The book I'm reading doesn't explicitly give a definition of separable metric spaces. The only type of separability definition I know that a separable topological space is one that has a countable dense subset.

Could someone give me a definition of a separable metric space? I'm assuming it would have something to do with the metric that induces the topology, but I'm unsure as to how to write this.


Any metric space is a topological space. So topological terms generally have the same meaning as in a general topological space.

In particular a metric space is separable if it has a countable dense set.

  • 2
    $\begingroup$ Technically a metric space is not a topological space. However, every metric induces a topology, and we speak of the metric space as having each of the topological properties of the resulting topological space. $\endgroup$ – Brian M. Scott May 23 '16 at 17:42
  • $\begingroup$ @BrianM.Scott Thanks. I was aware that formally speaking a metric space is not a topological space. Actually gave some thought to how to say what I said, decided that this was one of those times when a lie would make things clearer than telling the literal truth. $\endgroup$ – David C. Ullrich May 23 '16 at 17:44
  • $\begingroup$ As a teacher I don’t mind occasionally telling lies for that reason, but I think that one should always make it clear that one is doing so. Here I’d have started with the lie, perhaps modified by for all practical purposes or the like, and then gone on to explain the technicality. (In this case it seems especially reasonable to do so, since the OP appears to realize that they actually are different animals.) $\endgroup$ – Brian M. Scott May 23 '16 at 17:50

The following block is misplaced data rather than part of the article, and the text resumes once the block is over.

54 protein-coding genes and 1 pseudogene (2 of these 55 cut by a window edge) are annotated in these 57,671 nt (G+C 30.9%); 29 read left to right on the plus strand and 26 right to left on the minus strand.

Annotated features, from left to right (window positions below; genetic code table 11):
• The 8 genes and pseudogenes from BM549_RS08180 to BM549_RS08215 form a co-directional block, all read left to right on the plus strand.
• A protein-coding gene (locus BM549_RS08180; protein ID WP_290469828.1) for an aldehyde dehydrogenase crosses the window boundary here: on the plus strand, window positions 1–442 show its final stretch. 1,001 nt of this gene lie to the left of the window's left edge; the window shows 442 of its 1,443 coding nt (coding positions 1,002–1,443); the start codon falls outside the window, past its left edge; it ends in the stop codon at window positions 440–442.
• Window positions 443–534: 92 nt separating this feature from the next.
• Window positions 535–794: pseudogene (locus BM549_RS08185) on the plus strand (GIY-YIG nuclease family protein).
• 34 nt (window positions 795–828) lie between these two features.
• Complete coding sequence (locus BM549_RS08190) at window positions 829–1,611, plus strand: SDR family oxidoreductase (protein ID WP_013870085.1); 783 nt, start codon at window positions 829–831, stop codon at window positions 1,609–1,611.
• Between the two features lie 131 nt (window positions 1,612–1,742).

• $\begingroup$ @BrianM.Scott Good thing the comments are visible then... $\endgroup$ – David C. Ullrich May 23 '16 at 17:53
  • 1
    $\begingroup$ @Oliver: That’s exactly right. A metric space is second countable, compact, connected, etc. iff the induced topological space is second countable, compact, connected, etc. $\endgroup$ – Brian M. Scott May 23 '16 at 18:57

Your Answer

By clicking “Post Your Answer”, you agree to our terms of service, privacy policy and cookie policy

Not the answer you're looking for? Browse other questions tagged or ask your own question.